During my walk-throughs this week I happened to come across a fifth grade class, bodies sprawled out over the classroom, all silently reading, as if lost in their books. The class was completely quiet except for the sound of turning pages and the low hum of the teacher conferring with a student. I walked over to the mat, saw a student I was familiar with, and sat down beside a him.
“What’s up?” I whispered.
“Oh, reader’s workshop,” he replied.
“Great. I love reader’s workshop. What was the teaching point in the mini lesson today?” I asked.
The student thought for a moment, eyes looking toward the ceiling, then he answered, “Readers read long and strong.”
I continued to talk to the student about his strategies, compliment him and give him a teaching point before walking out.
But this got me thinking about what a great job the teacher in that class was doing. She wasn’t just getting the students to silently read, she had made a point about what good readers do, and she had made it very clear to her students.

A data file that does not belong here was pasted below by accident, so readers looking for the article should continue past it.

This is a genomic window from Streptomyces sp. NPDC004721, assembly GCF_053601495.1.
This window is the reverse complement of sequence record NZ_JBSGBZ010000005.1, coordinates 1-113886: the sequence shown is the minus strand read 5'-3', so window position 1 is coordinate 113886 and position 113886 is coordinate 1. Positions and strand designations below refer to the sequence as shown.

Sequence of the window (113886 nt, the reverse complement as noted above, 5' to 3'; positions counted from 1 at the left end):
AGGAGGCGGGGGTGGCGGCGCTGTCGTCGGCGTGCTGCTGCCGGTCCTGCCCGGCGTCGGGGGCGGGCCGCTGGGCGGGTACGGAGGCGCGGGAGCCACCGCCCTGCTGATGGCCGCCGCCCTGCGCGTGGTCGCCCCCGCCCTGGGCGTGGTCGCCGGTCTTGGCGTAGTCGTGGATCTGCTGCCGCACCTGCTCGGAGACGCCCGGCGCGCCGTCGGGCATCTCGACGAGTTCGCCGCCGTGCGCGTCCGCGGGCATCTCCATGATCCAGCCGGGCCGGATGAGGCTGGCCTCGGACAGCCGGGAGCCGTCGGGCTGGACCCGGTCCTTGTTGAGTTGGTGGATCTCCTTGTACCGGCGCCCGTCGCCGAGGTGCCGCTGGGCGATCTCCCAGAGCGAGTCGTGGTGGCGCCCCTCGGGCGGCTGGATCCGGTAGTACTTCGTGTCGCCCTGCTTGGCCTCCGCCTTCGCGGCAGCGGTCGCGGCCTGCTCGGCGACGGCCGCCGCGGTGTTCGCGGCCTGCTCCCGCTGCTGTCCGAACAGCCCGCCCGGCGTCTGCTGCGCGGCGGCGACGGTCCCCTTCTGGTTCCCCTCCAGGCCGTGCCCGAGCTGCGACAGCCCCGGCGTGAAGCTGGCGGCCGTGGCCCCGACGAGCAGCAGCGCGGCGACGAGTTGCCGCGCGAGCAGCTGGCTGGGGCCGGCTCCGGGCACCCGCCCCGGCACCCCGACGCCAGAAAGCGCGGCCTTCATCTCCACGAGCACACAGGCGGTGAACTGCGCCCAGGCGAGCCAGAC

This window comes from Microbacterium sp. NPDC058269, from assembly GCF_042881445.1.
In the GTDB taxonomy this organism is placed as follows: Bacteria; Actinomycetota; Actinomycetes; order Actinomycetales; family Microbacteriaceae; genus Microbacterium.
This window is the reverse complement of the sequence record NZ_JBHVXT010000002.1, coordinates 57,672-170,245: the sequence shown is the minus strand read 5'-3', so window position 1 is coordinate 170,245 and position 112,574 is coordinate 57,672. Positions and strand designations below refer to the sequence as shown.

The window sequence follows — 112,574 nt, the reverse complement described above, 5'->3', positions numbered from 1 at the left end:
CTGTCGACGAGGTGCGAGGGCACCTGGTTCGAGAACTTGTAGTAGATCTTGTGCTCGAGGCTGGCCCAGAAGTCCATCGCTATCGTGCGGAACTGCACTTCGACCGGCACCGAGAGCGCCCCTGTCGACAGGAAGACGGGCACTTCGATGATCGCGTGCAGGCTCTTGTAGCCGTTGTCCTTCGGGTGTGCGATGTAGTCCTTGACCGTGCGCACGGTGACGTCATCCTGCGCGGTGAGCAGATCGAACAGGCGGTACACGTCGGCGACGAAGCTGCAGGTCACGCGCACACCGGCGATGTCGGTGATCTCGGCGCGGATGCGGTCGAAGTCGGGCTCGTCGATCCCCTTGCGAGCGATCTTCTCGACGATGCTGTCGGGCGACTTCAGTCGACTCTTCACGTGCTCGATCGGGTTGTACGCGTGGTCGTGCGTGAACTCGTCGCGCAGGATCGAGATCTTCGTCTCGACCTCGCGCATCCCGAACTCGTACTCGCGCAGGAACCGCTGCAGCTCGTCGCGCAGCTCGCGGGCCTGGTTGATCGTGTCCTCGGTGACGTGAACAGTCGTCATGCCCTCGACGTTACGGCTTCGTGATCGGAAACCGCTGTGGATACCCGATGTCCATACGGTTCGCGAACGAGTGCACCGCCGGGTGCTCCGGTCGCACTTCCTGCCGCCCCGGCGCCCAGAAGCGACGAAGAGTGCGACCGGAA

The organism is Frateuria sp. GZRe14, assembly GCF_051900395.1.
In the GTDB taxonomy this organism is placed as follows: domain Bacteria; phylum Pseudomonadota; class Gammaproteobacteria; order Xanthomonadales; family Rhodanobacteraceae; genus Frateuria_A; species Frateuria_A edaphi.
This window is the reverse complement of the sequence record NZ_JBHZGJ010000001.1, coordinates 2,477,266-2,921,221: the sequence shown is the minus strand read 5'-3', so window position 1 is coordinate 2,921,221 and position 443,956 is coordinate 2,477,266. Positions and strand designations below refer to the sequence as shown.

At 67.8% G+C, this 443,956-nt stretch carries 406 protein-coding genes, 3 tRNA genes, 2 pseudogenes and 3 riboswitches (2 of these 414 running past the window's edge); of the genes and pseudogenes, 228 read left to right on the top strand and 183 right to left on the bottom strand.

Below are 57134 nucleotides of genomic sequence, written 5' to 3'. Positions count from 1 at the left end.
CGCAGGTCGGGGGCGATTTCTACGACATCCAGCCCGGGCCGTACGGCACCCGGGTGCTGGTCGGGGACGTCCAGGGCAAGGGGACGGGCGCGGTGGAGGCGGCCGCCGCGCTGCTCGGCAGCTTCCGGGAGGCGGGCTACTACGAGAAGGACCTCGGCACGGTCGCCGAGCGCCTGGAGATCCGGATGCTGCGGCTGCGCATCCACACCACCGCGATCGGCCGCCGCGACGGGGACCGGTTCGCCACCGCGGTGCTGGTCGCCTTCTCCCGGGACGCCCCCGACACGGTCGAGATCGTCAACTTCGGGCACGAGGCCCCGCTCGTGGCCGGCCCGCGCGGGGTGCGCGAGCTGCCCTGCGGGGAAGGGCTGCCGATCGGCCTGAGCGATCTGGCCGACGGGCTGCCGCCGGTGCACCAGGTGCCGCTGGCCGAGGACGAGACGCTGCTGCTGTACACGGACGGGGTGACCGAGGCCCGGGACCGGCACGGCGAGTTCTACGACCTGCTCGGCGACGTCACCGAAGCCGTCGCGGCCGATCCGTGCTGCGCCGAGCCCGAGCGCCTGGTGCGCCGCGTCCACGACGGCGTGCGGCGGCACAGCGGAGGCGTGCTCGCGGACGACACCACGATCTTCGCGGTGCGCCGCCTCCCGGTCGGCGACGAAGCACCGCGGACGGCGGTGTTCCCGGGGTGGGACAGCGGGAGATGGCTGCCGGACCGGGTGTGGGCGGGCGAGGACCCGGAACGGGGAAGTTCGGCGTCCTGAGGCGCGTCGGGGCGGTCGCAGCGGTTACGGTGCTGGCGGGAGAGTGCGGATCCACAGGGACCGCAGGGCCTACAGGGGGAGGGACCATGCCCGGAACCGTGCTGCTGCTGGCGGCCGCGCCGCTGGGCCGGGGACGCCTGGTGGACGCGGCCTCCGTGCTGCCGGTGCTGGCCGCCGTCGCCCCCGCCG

If someone walked into your class after a workshop mini lesson and asked a student “What was the teaching point?” would your students be able to answer?
Some ways to make sure your teaching is CLEAR and EXPLICIT are simple.
- Stick to ONE teaching point.
- Keep your mini lesson SHORT
- Repeat your teaching point many times
- Write your teaching point on an anchor chart
- Write your teaching point on your daily schedule
So the next time you are teaching a mini lesson, think about what your students come away with. Are you giving them shallow bits and pieces, or a firm strategy that they can place into their reading toolbox?
Thank you Anna, for that great teaching moment!